The United States is often hailed as the world’s largest ‘free market’. But this ‘free market’ is also the world’s largest penal colony. It holds over seven million adults – roughly five per cent of the labour force – in jail, in prison, on parole and on probation. Is this an anomaly, or does the ‘free market’ require massive state punishment? Why did the correctional population start to rise in the 1980s, together with the onset of neoliberalism? How is this increase related to the upward redistribution of income and the capitalization of power? Can soaring incarceration sustain the unprecedented power of dominant capital, or is there a reversal in the offing?
Existing theories of political economy, liberal as well as Marxist, see capital as a dual entity. According to these theories, the "real" essence of capital consists of material/productive commodities, while the "financial" appearance of capital either accurately mirrors or fictitiously distorts this underlying reality. We reject this duality. Capital, we argue, is finance, and only finance. In its modern incarnation, capital exists as forward-looking capitalization, a universal financial ritual that discounts expected future earnings to a singular present value.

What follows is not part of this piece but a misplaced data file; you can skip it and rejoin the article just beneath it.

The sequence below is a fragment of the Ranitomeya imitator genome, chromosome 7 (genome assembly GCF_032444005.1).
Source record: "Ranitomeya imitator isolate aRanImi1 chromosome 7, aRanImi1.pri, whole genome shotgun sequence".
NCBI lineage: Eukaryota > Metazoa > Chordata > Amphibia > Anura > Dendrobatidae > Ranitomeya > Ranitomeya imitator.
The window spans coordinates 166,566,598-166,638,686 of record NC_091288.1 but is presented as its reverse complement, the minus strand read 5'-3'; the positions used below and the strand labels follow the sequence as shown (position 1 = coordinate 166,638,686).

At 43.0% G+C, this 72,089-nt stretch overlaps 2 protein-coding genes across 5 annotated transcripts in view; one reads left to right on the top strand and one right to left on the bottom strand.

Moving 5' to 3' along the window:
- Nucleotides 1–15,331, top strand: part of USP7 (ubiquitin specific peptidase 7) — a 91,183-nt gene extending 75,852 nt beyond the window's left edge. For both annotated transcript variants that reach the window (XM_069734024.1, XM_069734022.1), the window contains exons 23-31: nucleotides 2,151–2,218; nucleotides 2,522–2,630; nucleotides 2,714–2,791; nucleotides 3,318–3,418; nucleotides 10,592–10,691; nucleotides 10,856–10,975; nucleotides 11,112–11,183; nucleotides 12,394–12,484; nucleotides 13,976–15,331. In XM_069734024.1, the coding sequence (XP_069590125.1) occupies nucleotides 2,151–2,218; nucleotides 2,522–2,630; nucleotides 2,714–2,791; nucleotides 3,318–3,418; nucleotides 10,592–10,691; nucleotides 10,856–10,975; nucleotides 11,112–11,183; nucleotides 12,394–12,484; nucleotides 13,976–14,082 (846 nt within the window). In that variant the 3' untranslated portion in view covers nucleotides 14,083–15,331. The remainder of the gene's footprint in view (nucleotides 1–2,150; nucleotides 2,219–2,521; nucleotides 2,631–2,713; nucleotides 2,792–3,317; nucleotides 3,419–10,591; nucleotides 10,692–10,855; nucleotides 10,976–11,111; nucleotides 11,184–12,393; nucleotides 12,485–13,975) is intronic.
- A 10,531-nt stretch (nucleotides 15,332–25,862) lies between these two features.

Conventional theories of capitalism are mired in a deep crisis: after centuries of debate, they are still unable to tell us what capital is. Liberals and Marxists think of capital as an economic entity that they count in universal units of utils and abstract labour, respectively. But these units are totally fictitious: they can be neither observed nor measured. In this sense, they do not exist. And since liberalism and Marxism depend on these non-existing units, their theories hang in suspension. They cannot explain the process that matters most – the accumulation of capital.
A lecture on the capitalist hologram and the new patterns of mergers, stagflation and war.